The introduction, discussion questions, and suggested further reading that follow are designed to enhance your group’s discussion of The Cranes Dance,
Meg Howrey’s searing novel about two sisters who reach the heights of the New York ballet world—and what it costs them to get there.
The Cranes Dance
tells the fast-paced story of two exceptionally talented dancers, Kate and Gwen Crane, their rise to prominence in the high-stress world of New York’s most prestigious ballet company, and their eventual fall from grace. Narrated by Kate in a voice that is by turns flippant, cynical, heartbroken, and harshly self-critical, the novel offers a visceral portrait of the dancer’s life, and the close bond between sisters on and off the stage.
Kate and her younger sister Gwen have always been considered exceptional dancers in their hometown suburb in Michigan. Once Kate is accepted into a topflight dance school in New York, she finds herself surrounded by competitive dancers who have also always been the best. Nevertheless, after graduation, she is invited to join New York’s premiere dance company. Soon, her sister follows, dancing even more brilliantly than Kate, and they move into a small apartment with another company dancer, Mara.
Things go well until Gwen starts to exhibit strange unhinged behavior. She develops an obsession with certain numbers, which she uses to calm herself. Kate presses Gwen to start therapy, but Gwen insists that Kate attend the sessions in her place. Things escalate, and when Kate witnesses an act that takes both sisters over the edge, she decides she’s had enough and calls her parents to retrieve Gwen. So intertwined is Kate’s identity with Gwen’s that her sister’s absence proves almost as difficult to manage as her presence. Kate begins to doubt her own sanity, as she observes herself acting more and more erratically. Struggling to overcome injury, she becomes increasingly dependent on Vicodin, even while she is given ever more demanding roles, ultimately dancing Tatiana in A Midsummer Night’s Dream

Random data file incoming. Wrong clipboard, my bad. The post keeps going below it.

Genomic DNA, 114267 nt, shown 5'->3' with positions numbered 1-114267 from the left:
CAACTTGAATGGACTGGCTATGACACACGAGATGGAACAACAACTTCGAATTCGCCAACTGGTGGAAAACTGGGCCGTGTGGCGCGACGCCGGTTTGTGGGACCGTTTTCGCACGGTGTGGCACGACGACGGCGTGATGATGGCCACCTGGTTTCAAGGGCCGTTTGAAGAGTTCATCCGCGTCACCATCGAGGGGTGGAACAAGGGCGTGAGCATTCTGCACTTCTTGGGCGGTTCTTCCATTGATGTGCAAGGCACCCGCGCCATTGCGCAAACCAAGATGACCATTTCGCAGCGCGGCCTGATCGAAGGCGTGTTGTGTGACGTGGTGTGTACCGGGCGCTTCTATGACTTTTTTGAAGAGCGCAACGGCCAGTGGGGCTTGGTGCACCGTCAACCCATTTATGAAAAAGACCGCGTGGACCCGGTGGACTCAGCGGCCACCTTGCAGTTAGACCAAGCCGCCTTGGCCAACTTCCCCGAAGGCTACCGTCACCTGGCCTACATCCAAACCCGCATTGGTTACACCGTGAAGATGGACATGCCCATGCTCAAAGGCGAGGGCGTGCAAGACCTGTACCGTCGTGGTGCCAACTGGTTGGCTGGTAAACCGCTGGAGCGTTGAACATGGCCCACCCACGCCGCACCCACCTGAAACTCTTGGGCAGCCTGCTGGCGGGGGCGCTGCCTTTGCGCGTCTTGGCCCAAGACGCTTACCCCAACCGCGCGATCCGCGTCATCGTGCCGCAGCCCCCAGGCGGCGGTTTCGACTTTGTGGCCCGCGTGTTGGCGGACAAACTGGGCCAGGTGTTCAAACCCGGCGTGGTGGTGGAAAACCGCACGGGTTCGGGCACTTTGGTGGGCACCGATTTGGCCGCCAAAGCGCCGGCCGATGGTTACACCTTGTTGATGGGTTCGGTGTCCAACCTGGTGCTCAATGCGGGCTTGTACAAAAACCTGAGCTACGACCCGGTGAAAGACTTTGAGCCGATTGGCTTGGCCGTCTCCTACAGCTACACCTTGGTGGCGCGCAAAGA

, a role Gwen was slated to perform.
A dramatic inside look at the most challenging realities ballet, The Cranes Dance
is also an unflinching look at the symbiotic relationship of two sisters. Written with bristling immediacy and emotional insight, the novel explores the tangled nexus of ambition, talent, and jealousy in the dance world; the blurry line between eccentricity and insanity; and the limits of how far one person can go in saving another.
Questions and Topics for Discussion
1. Why does Meg Howrey use the passage from Through the Looking-Glass as an epigraph for The Cranes Dance? In what ways is the quote thematically relevant to the novel?
2. Throughout the novel, Kate directly addresses her readers: “I haven’t assigned you a face or body, invisible audience member, let alone a background in the arts” [p. 4]. “You don’t know a goddamn thing, you’re just following the story like anyone else, right?” [p. 61]. “I like how quiet you are, which allows me to go on performing” [p. 91]. What is the effect of being addressed in this way? In what ways is Kate’s narrative a kind of performance?
3. What kind of narrator is Kate? How does she regard herself and the story she’s telling?
4. Kate writes: “Sentences are trenches you can take cover in. They are not wildly comfortable. They are not bulletproof. But they can give you the illusion of safety” [p. 287]. Kate is clearly exposing much of her inner life in the novel. Is she also “taking cover” in her writing, or in the way she speaks with others?